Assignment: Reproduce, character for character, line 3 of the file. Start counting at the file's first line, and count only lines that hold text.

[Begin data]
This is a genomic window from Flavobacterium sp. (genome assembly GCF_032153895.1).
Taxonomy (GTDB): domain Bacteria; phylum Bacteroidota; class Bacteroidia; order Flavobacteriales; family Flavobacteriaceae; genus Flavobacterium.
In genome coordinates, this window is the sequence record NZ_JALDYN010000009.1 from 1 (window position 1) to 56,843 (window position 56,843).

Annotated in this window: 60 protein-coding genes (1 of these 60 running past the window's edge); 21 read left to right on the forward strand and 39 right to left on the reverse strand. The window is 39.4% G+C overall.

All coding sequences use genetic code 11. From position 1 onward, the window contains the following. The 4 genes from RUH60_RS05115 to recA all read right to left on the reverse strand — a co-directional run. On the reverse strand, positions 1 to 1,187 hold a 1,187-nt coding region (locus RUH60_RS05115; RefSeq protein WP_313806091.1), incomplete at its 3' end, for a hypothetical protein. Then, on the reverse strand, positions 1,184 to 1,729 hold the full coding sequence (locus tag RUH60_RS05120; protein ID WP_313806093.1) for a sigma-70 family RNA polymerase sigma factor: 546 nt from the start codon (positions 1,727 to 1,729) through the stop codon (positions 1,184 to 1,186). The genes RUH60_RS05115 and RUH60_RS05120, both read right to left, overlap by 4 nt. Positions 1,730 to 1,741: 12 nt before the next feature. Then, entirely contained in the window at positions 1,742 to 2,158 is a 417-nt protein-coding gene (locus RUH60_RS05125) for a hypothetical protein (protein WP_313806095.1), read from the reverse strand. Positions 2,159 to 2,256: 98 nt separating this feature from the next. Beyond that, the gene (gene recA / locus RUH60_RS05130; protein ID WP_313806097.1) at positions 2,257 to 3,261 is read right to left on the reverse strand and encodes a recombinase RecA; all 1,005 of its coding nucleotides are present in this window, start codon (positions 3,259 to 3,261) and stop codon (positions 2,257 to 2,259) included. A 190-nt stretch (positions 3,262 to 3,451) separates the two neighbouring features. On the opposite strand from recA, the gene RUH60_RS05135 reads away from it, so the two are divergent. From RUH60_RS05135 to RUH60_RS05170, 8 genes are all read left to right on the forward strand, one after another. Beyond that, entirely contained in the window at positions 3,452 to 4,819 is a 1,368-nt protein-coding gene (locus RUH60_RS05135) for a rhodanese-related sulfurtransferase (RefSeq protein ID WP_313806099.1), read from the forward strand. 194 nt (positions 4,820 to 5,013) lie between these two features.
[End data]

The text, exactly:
In genome coordinates, this window is the sequence record NZ_JALDYN010000009.1 from 1 (window position 1) to 56,843 (window position 56,843).